Nothofagus antarctica, or Antarctic beech, has the distinction of being the most southerly-growing tree species in the world, due to its occurrence on Chile’s Hoste Island.
We’re continuing with an unplanned focus on plants of South America this week. In addition to southern Chile, Antarctic beech is also native to adjacent parts of Argentina. The plant in today’s photograph has been growing in UBC’s alpine garden since around 1982, so far forming a small, somewhat spreading tree of perhaps 8m (~25 ft.). Where conditions for growth in the wild are optimal (photo of small tree in habitat), these trees can reach 25m (~ 80 ft.) in height.
Personally, I wouldn’t want this tree to achieve a lofty height if it meant that the emerging foliage wasn’t accessible in the springtime. One of the scentsual (apologies for the neologism) experiences of mid-April or so is the fragrance of the fresh leaves and buds of Nothofagus antarctica. For that description, I’ll turn it over to Douglas Justice, from the Vancouver Trees App (Android version coming soon, right now it’s on me to get some work done!):
Both the buds and the youngest twigs have a conspicuously shiny resinous coating. At the time of leaf emergence, the swelling buds and expanding leaves produce a subtly captivating sandalwood aroma.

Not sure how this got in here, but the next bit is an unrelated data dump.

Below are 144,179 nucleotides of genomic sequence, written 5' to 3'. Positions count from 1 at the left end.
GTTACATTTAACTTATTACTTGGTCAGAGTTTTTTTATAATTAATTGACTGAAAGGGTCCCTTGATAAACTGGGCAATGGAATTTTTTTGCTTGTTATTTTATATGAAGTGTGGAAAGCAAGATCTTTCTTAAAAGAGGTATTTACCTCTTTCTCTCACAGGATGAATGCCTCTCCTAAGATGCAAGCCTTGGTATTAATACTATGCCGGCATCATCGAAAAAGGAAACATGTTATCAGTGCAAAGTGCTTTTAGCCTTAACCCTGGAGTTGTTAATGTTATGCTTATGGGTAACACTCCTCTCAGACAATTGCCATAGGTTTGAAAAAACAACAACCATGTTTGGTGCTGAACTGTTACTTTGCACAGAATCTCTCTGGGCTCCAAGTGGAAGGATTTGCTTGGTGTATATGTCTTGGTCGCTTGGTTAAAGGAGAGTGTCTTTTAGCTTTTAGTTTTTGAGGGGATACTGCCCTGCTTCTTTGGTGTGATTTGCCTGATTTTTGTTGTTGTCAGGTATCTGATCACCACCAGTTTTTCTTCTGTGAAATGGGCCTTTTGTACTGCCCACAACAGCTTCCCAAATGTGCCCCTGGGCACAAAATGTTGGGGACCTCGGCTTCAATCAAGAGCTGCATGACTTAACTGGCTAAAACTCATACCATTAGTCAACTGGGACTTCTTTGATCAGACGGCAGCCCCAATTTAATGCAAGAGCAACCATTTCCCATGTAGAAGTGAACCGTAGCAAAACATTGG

Another account from the University of Oxford’s Department of Plant Sciences describes them as “deliciously honey-scented“. My take is that it’s somewhere between the two descriptions.
The leaves of the ñirre are no less distinctive. They are ovate, usually no more than the size and shape of an average thumbnail, both crinkly and lustrous deep green, and with minute marginal serrations. Leaves on vigorous, vegetative shoots are often larger, up to 3 or 4 cm in length. Older leaves may be pleasantly aromatic when handled or bruised. The fruits, which typically only appear on cross-pollinated trees in summer, are small reddish, resinous, aromatic capsules, about 6 mm across, that each contain three tiny, roughly triangular nuts. The capsules are borne tight to the branchlets and because of their small size are usually overlooked until they are exposed by the falling leaves. Autumn leaf colour is usually pale yellow or orange brown. Despite the preceding positive remarks, it should be noted that other than its usual habit of leaning jauntily, ñirre is basically an unprepossessing tree, particularly when viewed from a distance. A novelty to be sure and a good conversation piece, but not very exciting in the landscape.
…and he also explains the local common name:
The species is known by the Araucanian name ñirre or ñire (sounds like the French noir), which means “fox.”
This is the first time that the exclusively Southern Hemisphere Nothofagaceae has been featured on Botany Photo of the Day (but not the last!).